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NFL Pro Bowl 2012: Sandlot Football Shows the Way Forward for All-Star Game

HONOLULU, HI - JANUARY 29:  Brandon Marshall #19 of the Miami Dolphins scores a touchdown during the second quarter of the 2012 NFL Pro Bowl against the NFC team at Aloha Stadium on January 29, 2012 in Honolulu, Hawaii.  (Photo by Kent Nishimura/Getty Images)
Kent Nishimura/Getty Images
Derek EstesCorrespondent IJanuary 30, 2012

Mike McCarthy and the NFC squad for Sunday's Pro Bowl have the right idea.

Going into halftime, the defense tossed a couple laterals following an interception, David Akers made an onside kick, and punter Andy Lee completed an 8-yard pass to convert 4th-and-3 on a fake punt.

Every year, the Pro Bowl takes its lumps for being a low-speed, kid-gloves exhibition game. There's no way around that. There's nothing at stake but bragging rights, and no one wants to run full speed and risk an injury in a game that doesn't really matter.

So instead of presenting a pseudo-NFL game that's little more than a glorified pass-and-catch marathon, the NFL should take what NFC head coach Mike McCarthy displayed and kick it up a notch.

Stop downplaying the exhibition style of the game, and instead revel in it.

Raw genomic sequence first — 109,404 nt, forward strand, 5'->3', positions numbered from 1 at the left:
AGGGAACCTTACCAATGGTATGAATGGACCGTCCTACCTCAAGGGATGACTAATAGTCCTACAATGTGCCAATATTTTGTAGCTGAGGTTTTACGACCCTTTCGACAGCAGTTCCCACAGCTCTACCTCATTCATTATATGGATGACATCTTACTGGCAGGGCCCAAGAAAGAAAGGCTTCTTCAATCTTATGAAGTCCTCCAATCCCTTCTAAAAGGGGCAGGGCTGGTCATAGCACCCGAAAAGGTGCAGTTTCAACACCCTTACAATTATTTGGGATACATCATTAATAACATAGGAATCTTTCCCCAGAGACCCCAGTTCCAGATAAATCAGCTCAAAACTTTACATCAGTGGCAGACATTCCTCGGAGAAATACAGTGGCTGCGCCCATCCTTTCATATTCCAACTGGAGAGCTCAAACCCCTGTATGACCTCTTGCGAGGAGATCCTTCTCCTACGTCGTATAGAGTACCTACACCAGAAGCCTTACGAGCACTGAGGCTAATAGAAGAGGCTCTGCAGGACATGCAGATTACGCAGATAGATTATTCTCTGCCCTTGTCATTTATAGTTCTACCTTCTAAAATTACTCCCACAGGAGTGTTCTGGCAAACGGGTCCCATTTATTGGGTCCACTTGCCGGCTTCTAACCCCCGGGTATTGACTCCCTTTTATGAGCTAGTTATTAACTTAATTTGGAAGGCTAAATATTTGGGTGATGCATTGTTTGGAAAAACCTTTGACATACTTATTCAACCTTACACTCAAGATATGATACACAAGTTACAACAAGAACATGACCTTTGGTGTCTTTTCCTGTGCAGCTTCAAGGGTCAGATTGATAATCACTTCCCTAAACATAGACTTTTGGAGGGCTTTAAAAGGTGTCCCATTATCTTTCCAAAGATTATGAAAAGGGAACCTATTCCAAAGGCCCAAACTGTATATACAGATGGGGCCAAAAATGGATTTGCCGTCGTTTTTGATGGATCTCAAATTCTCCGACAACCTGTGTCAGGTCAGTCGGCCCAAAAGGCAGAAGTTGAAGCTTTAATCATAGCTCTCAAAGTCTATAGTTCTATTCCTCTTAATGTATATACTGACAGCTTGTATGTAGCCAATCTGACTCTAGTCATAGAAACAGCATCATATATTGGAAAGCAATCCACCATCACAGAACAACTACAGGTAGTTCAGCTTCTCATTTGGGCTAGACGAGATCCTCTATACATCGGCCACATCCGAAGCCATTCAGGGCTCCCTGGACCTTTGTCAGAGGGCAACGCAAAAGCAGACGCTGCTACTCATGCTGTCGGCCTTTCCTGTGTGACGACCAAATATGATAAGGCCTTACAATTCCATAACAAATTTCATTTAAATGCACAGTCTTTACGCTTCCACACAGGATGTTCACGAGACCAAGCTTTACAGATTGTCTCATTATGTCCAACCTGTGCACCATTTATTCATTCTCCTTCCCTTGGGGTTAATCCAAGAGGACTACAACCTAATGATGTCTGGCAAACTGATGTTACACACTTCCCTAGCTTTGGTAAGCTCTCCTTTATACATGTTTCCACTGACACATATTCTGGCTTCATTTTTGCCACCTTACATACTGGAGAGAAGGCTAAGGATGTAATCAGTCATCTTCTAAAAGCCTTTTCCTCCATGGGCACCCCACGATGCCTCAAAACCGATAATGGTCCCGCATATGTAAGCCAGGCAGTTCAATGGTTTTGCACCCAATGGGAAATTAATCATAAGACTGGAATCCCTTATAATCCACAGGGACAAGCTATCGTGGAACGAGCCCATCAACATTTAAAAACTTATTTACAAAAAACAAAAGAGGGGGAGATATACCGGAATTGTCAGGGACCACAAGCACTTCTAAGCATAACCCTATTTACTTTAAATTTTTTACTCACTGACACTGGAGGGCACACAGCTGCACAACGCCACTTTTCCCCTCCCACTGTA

Let this game become the ultimate showcase of backyard football. Break out all those plays the talking heads say will never work in the NFL and have some fun with it.

Give us a little less Air Coryell and West Coast, and a little more Annexation of Puerto Rico. To paraphrase a cheesy Vin Diesel quote, stop thinking "NFL" and start thinking "Playstation."

How great would it be to see Joe Thomas taking a toss from Brandon Marshall on a hook-and-lateral, or see Cam Newton diving for a LeSean McCoy pass on a halfback pass?

For that matter, put players on opposite sides of the ball. Let Ray Lewis pound the rock up the middle for a change, or see how Darrelle Revis likes being the intended receiver. In fact, Antonio Brown nearly picked off an interception about five minutes after I wrote this down.

For those who would argue that the game would lose all competitiveness, they only need to check their neighborhood parks on Saturday mornings to see how much it means to win even when you're just having fun.

Bringing the game a less-professional feel would allow the players to really put the fun back into the game. Fans would see even more extra point attempts by Drew Brees, and there's no telling what Jared Allen would do.

That's a game I'd look forward to watching every year.

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